by Dorothee Fouchaux
American Enterprise Institute
February 10, 2014
National Security Outlook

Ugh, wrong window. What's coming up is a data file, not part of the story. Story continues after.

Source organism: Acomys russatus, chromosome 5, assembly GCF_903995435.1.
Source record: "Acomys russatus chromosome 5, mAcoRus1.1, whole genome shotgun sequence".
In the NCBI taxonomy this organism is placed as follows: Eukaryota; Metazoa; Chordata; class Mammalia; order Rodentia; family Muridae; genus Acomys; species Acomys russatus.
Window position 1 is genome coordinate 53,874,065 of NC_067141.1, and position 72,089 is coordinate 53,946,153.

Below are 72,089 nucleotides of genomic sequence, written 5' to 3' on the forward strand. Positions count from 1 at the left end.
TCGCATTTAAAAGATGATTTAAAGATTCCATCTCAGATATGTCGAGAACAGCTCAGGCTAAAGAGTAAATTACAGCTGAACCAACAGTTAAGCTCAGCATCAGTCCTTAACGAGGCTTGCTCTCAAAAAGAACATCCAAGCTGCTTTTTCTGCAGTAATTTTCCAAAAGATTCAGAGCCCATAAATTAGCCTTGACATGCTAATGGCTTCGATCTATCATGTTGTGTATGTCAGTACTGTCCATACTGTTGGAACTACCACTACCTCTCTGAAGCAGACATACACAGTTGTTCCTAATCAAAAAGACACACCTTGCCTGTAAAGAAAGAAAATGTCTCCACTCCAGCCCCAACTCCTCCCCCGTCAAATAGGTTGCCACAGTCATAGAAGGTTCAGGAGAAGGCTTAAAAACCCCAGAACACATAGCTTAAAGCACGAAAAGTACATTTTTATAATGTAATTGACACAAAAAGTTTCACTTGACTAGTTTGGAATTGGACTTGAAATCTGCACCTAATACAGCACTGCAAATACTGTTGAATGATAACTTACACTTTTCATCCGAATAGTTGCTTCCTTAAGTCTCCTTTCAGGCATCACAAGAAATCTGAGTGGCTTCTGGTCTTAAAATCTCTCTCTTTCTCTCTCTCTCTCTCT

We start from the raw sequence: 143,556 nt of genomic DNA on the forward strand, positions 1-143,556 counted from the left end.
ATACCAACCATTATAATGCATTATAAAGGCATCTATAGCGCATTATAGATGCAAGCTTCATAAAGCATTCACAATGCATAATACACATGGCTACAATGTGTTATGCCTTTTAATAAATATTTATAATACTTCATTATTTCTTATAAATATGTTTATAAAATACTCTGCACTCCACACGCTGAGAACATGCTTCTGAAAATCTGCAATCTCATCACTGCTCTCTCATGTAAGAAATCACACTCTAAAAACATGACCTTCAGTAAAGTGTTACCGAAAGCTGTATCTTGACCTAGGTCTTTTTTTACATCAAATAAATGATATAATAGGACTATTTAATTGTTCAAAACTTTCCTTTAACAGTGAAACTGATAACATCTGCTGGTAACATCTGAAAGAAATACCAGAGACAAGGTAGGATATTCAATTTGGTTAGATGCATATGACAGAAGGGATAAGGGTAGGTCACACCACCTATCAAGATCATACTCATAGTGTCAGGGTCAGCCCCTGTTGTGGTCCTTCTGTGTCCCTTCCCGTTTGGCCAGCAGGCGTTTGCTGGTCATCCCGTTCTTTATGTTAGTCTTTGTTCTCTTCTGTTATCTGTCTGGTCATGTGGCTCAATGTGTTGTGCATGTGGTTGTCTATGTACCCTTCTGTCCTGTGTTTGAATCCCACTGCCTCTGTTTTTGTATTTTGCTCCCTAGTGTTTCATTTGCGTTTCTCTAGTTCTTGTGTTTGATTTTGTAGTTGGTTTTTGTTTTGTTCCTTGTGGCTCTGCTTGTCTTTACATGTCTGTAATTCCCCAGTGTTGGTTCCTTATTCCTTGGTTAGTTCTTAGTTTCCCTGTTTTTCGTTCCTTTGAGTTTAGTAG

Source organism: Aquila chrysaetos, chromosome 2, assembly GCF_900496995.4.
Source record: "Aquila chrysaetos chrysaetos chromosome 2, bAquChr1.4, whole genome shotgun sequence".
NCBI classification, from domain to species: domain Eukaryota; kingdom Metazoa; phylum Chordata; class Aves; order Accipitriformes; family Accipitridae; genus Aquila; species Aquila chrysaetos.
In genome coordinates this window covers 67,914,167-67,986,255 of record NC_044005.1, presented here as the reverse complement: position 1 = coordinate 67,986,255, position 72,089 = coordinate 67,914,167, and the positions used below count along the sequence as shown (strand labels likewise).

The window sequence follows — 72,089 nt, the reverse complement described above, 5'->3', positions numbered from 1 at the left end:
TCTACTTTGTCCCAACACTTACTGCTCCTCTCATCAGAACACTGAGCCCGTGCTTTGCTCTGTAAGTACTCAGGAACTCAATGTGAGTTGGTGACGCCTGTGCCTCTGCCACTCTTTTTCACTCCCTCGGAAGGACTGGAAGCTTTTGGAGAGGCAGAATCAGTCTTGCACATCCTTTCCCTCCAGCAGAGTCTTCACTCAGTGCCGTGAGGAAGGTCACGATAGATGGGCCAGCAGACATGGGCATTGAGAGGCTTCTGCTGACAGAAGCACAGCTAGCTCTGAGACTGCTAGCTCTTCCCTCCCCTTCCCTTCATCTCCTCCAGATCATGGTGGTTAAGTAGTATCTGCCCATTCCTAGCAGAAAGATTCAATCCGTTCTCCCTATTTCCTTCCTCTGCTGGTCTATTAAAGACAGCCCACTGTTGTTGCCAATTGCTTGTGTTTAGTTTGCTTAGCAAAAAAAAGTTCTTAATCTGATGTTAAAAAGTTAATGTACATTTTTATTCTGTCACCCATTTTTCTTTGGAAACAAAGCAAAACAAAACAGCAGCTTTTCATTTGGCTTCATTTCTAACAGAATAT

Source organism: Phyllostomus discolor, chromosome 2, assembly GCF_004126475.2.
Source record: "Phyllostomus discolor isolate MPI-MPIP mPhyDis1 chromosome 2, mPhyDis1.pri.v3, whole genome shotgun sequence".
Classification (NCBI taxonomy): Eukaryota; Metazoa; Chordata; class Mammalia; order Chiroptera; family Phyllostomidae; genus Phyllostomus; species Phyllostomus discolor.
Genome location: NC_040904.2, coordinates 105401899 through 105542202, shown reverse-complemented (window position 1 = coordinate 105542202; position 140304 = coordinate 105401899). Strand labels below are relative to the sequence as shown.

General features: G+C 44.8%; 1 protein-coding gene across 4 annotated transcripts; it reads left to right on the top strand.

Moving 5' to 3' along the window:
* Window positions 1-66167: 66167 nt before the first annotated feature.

Since Charles de Gaulle’s presidency, France has maintained a tradition of thinking strategically for itself—often, to the aggravation of its allies. This tradition remains strong and has been reinforced by the sense that the United States is pivoting away from Europe. With its latest defense white paper, Paris has laid out a program to maintain its “strategic autonomy” through a combination of nuclear deterrence, enhanced intelligence efforts, and discrete power-projection capabilities. But France faces flat defense budgets, the increased cost of its military interventions in Africa, and prospects that budget shortfalls will not be overcome by the sale of public shares of national defense companies or export sales of military hardware. Consequently, some doubt that an even smaller French force will have sufficient resources to address existing problems in readiness and needed capabilities while sustaining a sufficient defense research-and-development base.



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